Names in The Bonesetter's Daughter have a connection to the person's heritage and true self. LuLing wants to know the name of her mother—the woman she knows only as the Bonesetter's Daughter—and to better understand her past. Ruth wants to know her family's true name so that she can experience the connection with her heritage that she's been denied; when she finally learns her name and the history associated with it, she's able to better understand her mother, LuLing, and be more at peace with her and with herself.
LuLing grows up not knowing that Precious Auntie is her true mother. She only knows that her mother was the Bonesetter's Daughter. Precious Auntie shows LuLing her true family name when she is six, but she can't remember it as an adult and regrets the loss. She calls her mother "Gu" to Ruth, but Ruth realizes it means "bone" and thinks it's a reference to LuLing's mother's family's profession. However, near the end, Ruth learns that "Gu" can have other meanings. GaoLing explains that:
"It sounds the same as the bone gu, but it's written a different way. The third-tone gu can mean many things: 'old,' 'gorge,' 'bone,' also 'thigh,' 'blind,' 'grain,' 'merchant,' lots of things. And the way 'bone' is written can also stand for 'character.' That's why we use that expression 'It's in your bones.' It means, 'That's your character.'"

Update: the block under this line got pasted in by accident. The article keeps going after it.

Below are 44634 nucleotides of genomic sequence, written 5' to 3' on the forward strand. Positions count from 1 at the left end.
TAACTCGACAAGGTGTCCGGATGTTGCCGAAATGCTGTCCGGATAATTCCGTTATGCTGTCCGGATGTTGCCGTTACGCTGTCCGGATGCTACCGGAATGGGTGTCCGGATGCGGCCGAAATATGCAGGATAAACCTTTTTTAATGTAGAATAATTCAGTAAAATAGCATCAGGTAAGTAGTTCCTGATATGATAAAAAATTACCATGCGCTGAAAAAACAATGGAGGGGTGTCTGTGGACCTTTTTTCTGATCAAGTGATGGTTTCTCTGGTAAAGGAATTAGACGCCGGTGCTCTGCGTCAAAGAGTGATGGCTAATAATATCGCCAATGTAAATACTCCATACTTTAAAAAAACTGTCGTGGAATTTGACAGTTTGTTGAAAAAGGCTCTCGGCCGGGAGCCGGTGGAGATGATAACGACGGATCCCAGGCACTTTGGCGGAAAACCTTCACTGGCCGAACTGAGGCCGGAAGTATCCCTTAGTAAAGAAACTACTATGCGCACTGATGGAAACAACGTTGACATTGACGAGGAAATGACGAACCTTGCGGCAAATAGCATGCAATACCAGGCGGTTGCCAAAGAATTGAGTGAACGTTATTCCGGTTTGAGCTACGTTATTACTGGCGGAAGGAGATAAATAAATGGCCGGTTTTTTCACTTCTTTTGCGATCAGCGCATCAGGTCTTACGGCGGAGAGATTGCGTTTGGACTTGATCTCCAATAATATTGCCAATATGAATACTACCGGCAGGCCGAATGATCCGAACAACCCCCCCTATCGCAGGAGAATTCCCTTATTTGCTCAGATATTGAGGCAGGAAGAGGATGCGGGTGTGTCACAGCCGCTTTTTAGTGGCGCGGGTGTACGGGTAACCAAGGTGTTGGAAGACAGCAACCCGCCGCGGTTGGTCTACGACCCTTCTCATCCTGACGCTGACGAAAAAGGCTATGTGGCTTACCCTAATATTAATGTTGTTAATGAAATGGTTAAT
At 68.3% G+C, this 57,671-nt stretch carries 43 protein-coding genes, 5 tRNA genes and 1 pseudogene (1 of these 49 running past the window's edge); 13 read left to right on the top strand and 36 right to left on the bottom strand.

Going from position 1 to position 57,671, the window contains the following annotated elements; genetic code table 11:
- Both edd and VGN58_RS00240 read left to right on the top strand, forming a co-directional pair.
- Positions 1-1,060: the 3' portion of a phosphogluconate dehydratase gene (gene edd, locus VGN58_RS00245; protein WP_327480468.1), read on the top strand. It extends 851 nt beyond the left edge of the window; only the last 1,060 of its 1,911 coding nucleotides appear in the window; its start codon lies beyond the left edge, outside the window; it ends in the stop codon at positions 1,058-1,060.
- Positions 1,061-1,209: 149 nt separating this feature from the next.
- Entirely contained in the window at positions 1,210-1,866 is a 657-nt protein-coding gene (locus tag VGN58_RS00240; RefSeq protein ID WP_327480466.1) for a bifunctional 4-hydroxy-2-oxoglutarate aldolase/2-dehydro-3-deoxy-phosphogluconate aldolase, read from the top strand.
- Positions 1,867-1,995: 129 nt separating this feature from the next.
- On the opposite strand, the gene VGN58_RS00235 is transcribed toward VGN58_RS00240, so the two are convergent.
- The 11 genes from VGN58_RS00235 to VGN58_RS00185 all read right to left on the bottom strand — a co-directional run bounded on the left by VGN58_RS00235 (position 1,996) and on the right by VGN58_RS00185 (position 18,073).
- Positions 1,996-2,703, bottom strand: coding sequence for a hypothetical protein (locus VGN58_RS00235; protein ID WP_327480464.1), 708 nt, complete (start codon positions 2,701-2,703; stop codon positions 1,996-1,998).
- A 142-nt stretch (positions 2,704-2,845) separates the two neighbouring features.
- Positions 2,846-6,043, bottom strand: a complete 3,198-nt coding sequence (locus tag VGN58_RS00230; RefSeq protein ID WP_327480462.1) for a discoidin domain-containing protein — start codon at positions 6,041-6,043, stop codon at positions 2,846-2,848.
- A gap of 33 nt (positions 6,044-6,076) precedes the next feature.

They also find out that Ruth's grandmother's full name was Gu Liu Xin. As soon as she hears it, Ruth understands that her grandmother existed and that she, LuLing, and Lui Xin all belong to each other.
Ruth also doesn't understand her true name until it is revealed to her at the end of the novel. Amy Tan writes,
Ruth was amazed and gratified that her mother had put so much heart into naming her. For most of her childhood, she had hated both her American and her Chinese names, the old-fashioned sound of "Ruth," which her mother could not even pronounce, and the way "Luyi" sounded like the name of a boy, a boxer, or a bully.
This deeper understanding helps her make peace with both her mother and her Chinese heritage. Caring for her aging and ailing mother no longer seems like the burden it did to Ruth at the beginning of the novel.